OP-ED: No One Should Go to Prison for a Crime They Didn’t Commit

Originally published in The New York Times on January 04, 2021.

Santana, Richardson, Salaam: Myrie Bill Could Prevent Others From Experiencing Injustices We Endured

In 1989, five teenagers were wrongly convicted of assaulting a woman in Central Park. Their guilt was largely based on false confessions coerced by law enforcement using deceptive and intimidating practices.

In an op-ed published in The New York Times, three of these men- Raymond Santana, Kevin Richardson and Yusef Salaam- share their experiences and express support for Senator Zellnor Y. Myrie's legislation (S.324) that would ban the use of these deceptive practices and require data collection on recorded criminal interrogations. They write:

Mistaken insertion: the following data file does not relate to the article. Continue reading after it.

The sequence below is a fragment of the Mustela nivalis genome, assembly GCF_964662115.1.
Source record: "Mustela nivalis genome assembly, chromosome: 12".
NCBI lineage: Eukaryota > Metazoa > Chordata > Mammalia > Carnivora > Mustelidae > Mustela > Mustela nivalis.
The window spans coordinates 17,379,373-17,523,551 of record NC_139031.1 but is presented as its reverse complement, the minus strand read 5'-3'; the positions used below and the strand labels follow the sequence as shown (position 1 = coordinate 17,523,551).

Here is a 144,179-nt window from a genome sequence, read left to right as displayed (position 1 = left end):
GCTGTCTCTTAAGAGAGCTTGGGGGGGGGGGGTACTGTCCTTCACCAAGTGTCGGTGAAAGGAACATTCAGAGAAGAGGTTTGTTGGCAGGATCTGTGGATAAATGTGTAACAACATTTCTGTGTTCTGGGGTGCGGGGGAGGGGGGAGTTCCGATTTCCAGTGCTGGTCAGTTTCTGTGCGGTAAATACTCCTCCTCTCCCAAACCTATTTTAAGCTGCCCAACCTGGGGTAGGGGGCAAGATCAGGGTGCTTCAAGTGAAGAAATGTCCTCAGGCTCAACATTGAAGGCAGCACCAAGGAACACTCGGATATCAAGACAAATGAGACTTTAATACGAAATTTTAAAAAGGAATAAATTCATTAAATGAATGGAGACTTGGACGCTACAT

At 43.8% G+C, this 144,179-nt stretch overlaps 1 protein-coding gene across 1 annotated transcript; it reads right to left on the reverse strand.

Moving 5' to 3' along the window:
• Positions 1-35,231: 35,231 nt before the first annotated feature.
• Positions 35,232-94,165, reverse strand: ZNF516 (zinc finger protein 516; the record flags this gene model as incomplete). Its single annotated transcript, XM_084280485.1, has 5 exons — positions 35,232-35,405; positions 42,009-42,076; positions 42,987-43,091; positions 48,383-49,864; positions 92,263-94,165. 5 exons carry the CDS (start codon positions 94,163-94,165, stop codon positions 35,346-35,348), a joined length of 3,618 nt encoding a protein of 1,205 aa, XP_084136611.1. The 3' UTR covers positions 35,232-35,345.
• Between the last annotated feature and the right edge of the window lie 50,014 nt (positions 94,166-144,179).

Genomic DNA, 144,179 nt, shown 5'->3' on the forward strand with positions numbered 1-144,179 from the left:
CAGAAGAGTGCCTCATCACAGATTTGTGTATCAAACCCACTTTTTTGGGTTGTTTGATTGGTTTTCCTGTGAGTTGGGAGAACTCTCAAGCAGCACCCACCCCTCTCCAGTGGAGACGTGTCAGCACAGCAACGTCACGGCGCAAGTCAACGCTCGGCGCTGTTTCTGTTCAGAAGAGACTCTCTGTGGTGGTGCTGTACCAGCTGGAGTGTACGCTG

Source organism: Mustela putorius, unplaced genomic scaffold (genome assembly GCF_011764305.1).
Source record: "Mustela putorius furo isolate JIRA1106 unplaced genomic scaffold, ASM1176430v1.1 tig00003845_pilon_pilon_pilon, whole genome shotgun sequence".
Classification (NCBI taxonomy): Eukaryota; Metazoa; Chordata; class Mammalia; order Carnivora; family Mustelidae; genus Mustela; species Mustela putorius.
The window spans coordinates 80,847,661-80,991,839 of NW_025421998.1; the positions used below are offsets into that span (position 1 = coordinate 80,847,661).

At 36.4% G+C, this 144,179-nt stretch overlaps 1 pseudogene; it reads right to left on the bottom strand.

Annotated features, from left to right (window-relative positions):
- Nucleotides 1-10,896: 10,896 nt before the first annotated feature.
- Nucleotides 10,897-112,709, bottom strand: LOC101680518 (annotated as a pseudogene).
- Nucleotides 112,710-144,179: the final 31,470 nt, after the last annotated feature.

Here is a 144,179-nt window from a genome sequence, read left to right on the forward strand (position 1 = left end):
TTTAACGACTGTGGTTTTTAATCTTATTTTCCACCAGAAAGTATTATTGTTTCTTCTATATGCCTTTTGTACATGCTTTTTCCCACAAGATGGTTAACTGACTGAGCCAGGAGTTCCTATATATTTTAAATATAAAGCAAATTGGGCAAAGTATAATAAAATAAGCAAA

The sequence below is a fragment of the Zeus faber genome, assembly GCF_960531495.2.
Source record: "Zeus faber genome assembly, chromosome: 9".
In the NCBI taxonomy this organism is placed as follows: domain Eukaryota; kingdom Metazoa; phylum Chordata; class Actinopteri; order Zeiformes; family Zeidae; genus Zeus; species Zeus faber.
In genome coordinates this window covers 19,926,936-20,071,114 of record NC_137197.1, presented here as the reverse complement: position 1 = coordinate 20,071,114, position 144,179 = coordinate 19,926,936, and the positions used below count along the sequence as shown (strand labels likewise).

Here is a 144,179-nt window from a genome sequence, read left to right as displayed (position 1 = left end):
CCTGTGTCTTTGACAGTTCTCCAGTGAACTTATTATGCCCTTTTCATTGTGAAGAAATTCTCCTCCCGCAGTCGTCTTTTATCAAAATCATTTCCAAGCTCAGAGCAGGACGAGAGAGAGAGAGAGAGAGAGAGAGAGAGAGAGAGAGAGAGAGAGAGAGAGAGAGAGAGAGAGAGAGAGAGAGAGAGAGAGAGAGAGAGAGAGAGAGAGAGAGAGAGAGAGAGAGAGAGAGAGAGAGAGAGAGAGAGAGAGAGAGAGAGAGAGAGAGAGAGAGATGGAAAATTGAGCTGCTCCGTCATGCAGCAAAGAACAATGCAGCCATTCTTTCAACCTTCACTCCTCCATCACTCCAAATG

... What happened to us isn’t just the past — it’s the present. The methods they used to coerce us, five terrified young boys, into falsely confessing then are still commonly used today... Senator Myrie’s proposed legislation would ban the use of deception in interrogations and ensure that confessions are assessed for reliability before they make it into the courtroom. It’s crucial that New York lawmakers pass these measures to prevent future wrongful convictions and ensure that no one else is ever robbed of their youth or freedom.